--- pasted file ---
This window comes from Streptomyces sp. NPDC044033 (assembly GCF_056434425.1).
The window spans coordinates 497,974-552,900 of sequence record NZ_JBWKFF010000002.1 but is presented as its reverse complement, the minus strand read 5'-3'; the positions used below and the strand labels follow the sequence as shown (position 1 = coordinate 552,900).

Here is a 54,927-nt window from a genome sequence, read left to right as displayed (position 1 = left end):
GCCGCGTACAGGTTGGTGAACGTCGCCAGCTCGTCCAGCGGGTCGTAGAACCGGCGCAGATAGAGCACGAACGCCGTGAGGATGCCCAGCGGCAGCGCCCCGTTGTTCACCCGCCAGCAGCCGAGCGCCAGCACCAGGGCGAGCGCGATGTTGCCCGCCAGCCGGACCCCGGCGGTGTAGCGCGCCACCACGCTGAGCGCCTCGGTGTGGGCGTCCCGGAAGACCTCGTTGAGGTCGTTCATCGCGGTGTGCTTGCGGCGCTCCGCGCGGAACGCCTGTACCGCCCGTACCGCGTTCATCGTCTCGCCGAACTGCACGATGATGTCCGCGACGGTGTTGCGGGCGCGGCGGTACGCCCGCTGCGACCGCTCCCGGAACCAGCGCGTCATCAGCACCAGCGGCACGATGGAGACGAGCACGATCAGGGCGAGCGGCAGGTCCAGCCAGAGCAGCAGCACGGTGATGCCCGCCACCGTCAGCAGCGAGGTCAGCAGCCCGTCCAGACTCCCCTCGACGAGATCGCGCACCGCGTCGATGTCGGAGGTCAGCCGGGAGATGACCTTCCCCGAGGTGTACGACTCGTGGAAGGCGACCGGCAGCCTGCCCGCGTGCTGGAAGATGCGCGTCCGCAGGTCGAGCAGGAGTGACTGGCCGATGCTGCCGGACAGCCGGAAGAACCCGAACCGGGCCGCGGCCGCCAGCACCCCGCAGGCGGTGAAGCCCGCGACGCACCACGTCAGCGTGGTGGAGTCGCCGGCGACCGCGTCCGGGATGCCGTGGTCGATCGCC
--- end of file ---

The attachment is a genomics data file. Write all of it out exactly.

This window comes from Streptomyces sp. NPDC044033 (assembly GCF_056434425.1).
The window spans coordinates 497,974-552,900 of sequence record NZ_JBWKFF010000002.1 but is presented as its reverse complement, the minus strand read 5'-3'; the positions used below and the strand labels follow the sequence as shown (position 1 = coordinate 552,900).

Here is a 54,927-nt window from a genome sequence, read left to right as displayed (position 1 = left end):
GCCGCGTACAGGTTGGTGAACGTCGCCAGCTCGTCCAGCGGGTCGTAGAACCGGCGCAGATAGAGCACGAACGCCGTGAGGATGCCCAGCGGCAGCGCCCCGTTGTTCACCCGCCAGCAGCCGAGCGCCAGCACCAGGGCGAGCGCGATGTTGCCCGCCAGCCGGACCCCGGCGGTGTAGCGCGCCACCACGCTGAGCGCCTCGGTGTGGGCGTCCCGGAAGACCTCGTTGAGGTCGTTCATCGCGGTGTGCTTGCGGCGCTCCGCGCGGAACGCCTGTACCGCCCGTACCGCGTTCATCGTCTCGCCGAACTGCACGATGATGTCCGCGACGGTGTTGCGGGCGCGGCGGTACGCCCGCTGCGACCGCTCCCGGAACCAGCGCGTCATCAGCACCAGCGGCACGATGGAGACGAGCACGATCAGGGCGAGCGGCAGGTCCAGCCAGAGCAGCAGCACGGTGATGCCCGCCACCGTCAGCAGCGAGGTCAGCAGCCCGTCCAGACTCCCCTCGACGAGATCGCGCACCGCGTCGATGTCGGAGGTCAGCCGGGAGATGACCTTCCCCGAGGTGTACGACTCGTGGAAGGCGACCGGCAGCCTGCCCGCGTGCTGGAAGATGCGCGTCCGCAGGTCGAGCAGGAGTGACTGGCCGATGCTGCCGGACAGCCGGAAGAACCCGAACCGGGCCGCGGCCGCCAGCACCCCGCAGGCGGTGAAGCCCGCGACGCACCACGTCAGCGTGGTGGAGTCGCCGGCGACCGCGTCCGGGATGCCGTGGTCGATCGCC